– Kendra

May 21, 2018 / Kendra Allen, Editor

DC has the highest Black unemployment rate in the country

WORKFORCE | The Economic Policy Institute has released its quarterly report analyzing unemployment rates in the US. It found that DC has the highest Black unemployment rate — 12.9 percent. The report also found an unemployment rate gap between Black and white workers in the region. (WAMU, 5/18)

“White workers in D.C. are having great economic outcomes. It is a great place to be a white worker,” says Janelle Jones, EPI’s lead analyst for the quarterly report. “But if you are a black worker in D.C., you’re facing recession levels of unemployment.”

In Maryland, the black unemployment rate is three times the white unemployment rate, and in Virginia, blacks are twice as likely as whites to be unemployed. “It really makes you think about the policies that are taking place inside the District that don’t cross state lines,” Jones says. “What is it about the makeup of D.C.’s economy, the way it hires, and how is that different from Virginia and Maryland that we’re seeing such discrepancies in unemployment rate?”

– On June 19, 1865, almost two and a half years after President Lincoln issued the Emancipation Proclamation, enslaved blacks in Texas finally learned that slavery had ended. The anniversary of this day became known as Juneteenth. In a blog post, Tamara Lucas Copeland, WRAG’s president, asks if our readers would be willing to take action to acknowledge this important day in American history. (Daily, 5/21)

– In the fourth session of WRAG and Leadership Greater Washington’s Putting Racism on the Table: Expanding the Table for Racial Equity series, Dr. Patricia Devine and Dr. Will Cox, two scientific leaders in the study of implicit bias, share the strategies they have developed and empirically tested to break the “prejudice habit.”  Click here to watch the video and download the accompanying discussion and viewing guides.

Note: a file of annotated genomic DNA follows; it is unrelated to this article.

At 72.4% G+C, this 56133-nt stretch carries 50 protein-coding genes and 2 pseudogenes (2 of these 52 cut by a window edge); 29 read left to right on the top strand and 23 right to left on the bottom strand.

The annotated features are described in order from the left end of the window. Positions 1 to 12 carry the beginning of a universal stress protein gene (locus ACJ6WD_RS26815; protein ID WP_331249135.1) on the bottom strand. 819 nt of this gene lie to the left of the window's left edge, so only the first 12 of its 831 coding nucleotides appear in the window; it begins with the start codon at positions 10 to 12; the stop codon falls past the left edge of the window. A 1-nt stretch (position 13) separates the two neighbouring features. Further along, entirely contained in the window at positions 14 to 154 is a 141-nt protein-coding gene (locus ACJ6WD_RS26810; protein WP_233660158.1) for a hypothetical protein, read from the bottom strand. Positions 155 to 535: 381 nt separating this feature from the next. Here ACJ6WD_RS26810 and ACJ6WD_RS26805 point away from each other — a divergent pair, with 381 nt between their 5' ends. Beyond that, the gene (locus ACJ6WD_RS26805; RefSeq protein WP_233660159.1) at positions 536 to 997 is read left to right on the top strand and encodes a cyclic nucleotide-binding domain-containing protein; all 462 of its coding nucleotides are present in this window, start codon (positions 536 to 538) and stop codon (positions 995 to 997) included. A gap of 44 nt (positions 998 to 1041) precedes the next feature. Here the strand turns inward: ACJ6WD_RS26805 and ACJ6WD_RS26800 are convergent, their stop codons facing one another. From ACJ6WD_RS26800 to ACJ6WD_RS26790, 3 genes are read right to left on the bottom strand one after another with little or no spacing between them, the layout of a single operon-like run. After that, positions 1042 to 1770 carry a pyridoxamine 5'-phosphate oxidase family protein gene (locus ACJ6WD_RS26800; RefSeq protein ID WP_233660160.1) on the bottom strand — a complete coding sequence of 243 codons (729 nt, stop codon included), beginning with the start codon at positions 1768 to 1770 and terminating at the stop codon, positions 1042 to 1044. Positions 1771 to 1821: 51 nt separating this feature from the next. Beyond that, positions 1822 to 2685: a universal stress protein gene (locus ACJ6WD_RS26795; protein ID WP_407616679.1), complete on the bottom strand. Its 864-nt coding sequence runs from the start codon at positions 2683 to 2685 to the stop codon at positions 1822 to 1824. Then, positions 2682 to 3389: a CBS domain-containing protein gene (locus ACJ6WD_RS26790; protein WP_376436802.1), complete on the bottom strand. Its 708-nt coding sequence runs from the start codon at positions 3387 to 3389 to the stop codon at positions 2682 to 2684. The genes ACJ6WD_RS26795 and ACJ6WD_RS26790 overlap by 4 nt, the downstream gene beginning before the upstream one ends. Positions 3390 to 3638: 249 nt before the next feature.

HOUSING | Kaiser Permanente has created a $200 million impact-investing fund to reduce homelessness and assist individuals unable to afford housing. (Chronicle, 5/18 – Subscription needed)

ECONOMIC DEVELOPMENT | Is the Greater Washington region big enough for both Amazon and Apple? (Citylab, 5/18)

PHILANTHROPY | Kimberly Casey, director of member networks at Forefront, discusses the role regional associations can play in engaging philanthropy around equity and  shifting power back to communities. (NCRP, 5/15)

Here’s something to make you smile on this Monday:


Do you want to be involved? Send us a picture of something that has made you smile and we may include it in the “Daily WRAG’s Monday Smile”!

Email us your content at

– Kendra

May 21, 2018 / WRAG


By Tamara Lucas Copeland
Washington Regional Association of Grantmakers